On Thursday, the CFPB announced it will begin examining the operations of post-secondary schools, such as for-profit colleges, that extend private loans directly to students. The CFPB is issuing an update to its exam procedures including a new section on institutional student loans. As the CFPB begins its supervision, the exam procedures inform industry about practices that CFPB examiners will review, including placing enrollment restrictions, withholding transcripts, improperly accelerating payments, failing to issue refunds, and maintaining improper lending relationships.
Private education loans are extensions of credit made to students or parents to fund undergraduate, graduate, and other forms of postsecondary education. Private education loans may be offered by banks, non-profits, nonbanks, credit unions, state-affiliated organizations, and institutions of higher education, including both for-profit schools and non-profit schools. These loans are typically not affiliated with federal student loan programs administered by the U.S. Department of Education. When the loans are made directly to students by the school they attend, they are often referred to as institutional student loans.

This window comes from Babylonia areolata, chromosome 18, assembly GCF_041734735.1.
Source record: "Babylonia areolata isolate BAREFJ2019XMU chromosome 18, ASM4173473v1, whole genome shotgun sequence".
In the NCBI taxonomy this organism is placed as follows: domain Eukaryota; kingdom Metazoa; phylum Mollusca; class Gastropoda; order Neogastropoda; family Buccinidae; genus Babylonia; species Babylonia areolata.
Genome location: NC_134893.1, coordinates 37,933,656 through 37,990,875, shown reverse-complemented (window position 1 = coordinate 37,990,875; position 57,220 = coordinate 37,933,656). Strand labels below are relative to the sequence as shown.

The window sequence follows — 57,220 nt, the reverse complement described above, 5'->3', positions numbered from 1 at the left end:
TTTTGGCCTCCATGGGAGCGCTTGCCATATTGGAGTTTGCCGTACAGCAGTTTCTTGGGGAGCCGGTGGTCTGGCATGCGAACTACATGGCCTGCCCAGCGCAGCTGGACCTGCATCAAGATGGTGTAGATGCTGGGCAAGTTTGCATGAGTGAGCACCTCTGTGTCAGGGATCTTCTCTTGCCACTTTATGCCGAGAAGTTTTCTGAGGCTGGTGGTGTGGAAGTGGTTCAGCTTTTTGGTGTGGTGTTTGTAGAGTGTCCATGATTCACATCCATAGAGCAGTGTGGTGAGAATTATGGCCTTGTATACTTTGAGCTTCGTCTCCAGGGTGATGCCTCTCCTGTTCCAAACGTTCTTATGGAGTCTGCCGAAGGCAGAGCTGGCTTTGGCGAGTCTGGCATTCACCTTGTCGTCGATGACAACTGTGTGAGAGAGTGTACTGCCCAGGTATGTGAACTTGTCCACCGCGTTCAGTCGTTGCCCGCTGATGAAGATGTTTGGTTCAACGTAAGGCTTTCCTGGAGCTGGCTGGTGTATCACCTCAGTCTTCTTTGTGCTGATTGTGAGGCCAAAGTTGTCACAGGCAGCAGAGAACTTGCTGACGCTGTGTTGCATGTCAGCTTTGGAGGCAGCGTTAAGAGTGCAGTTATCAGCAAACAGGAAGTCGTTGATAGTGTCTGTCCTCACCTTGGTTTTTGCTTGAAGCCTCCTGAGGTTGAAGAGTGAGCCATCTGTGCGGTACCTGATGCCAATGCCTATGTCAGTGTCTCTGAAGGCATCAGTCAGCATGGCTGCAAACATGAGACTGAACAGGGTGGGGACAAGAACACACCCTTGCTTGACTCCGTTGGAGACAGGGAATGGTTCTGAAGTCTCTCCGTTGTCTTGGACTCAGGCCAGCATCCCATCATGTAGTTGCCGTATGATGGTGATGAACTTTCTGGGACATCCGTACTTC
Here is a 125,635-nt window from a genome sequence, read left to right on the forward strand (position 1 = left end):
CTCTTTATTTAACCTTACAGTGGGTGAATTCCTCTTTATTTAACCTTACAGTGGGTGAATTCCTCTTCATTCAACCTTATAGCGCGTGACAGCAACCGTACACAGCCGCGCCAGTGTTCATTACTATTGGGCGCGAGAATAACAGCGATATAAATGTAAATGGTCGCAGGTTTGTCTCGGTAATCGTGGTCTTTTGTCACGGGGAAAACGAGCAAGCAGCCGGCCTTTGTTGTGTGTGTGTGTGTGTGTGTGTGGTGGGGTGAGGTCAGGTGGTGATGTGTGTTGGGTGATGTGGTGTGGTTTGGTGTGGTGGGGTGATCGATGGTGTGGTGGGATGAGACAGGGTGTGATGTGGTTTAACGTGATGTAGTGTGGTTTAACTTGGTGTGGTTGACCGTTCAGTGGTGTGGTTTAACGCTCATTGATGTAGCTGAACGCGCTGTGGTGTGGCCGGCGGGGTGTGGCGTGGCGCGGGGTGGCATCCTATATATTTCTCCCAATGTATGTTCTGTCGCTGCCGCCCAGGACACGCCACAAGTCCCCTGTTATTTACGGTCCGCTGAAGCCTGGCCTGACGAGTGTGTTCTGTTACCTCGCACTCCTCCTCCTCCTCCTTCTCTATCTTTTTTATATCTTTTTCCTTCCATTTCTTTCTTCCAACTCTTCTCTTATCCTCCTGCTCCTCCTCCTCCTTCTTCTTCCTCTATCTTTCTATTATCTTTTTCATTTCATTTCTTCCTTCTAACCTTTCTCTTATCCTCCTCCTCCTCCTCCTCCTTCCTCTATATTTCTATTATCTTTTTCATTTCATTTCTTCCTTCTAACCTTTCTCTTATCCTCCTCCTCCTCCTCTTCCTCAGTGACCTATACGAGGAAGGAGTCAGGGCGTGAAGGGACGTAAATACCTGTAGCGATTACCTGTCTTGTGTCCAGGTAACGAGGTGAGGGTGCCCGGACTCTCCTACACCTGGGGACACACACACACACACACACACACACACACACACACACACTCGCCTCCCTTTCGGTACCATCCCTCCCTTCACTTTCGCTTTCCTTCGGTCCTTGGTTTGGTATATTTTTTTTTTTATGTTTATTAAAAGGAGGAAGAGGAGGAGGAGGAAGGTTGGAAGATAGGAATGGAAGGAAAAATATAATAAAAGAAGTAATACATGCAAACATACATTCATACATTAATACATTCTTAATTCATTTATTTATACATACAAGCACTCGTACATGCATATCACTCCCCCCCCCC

The CFPB said it is concerned about the borrower experience with institutional loans because of past abuses at schools, like those operated by Corinthian and ITT, where students were subjected to high interest rates and strong-arm debt collection practices. Schools have not historically been subject to the same servicing and origination oversight as traditional lenders.